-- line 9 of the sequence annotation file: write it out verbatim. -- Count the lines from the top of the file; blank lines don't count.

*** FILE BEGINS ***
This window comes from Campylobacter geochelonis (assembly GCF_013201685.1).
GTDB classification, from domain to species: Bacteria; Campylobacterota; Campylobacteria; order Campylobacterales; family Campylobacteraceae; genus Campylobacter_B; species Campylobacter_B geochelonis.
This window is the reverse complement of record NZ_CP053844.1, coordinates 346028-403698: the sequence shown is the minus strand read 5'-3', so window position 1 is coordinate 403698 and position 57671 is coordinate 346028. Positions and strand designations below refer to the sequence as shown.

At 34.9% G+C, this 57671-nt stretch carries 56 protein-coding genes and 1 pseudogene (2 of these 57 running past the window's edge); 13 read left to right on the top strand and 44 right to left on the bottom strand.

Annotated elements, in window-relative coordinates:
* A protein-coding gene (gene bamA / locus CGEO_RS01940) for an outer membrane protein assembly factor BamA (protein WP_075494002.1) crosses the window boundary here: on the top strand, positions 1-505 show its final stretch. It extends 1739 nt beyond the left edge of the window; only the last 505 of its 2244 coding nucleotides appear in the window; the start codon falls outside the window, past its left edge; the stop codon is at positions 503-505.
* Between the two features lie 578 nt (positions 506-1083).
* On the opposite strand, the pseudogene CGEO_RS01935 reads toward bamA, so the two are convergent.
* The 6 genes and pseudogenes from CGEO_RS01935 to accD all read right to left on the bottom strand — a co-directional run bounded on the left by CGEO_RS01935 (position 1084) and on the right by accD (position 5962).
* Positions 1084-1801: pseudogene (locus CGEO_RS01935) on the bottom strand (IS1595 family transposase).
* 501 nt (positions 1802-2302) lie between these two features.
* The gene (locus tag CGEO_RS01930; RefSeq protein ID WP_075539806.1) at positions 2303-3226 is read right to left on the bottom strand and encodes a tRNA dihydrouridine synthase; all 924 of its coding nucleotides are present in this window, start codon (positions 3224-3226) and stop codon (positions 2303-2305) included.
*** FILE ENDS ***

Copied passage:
* The 6 genes and pseudogenes from CGEO_RS01935 to accD all read right to left on the bottom strand — a co-directional run bounded on the left by CGEO_RS01935 (position 1084) and on the right by accD (position 5962).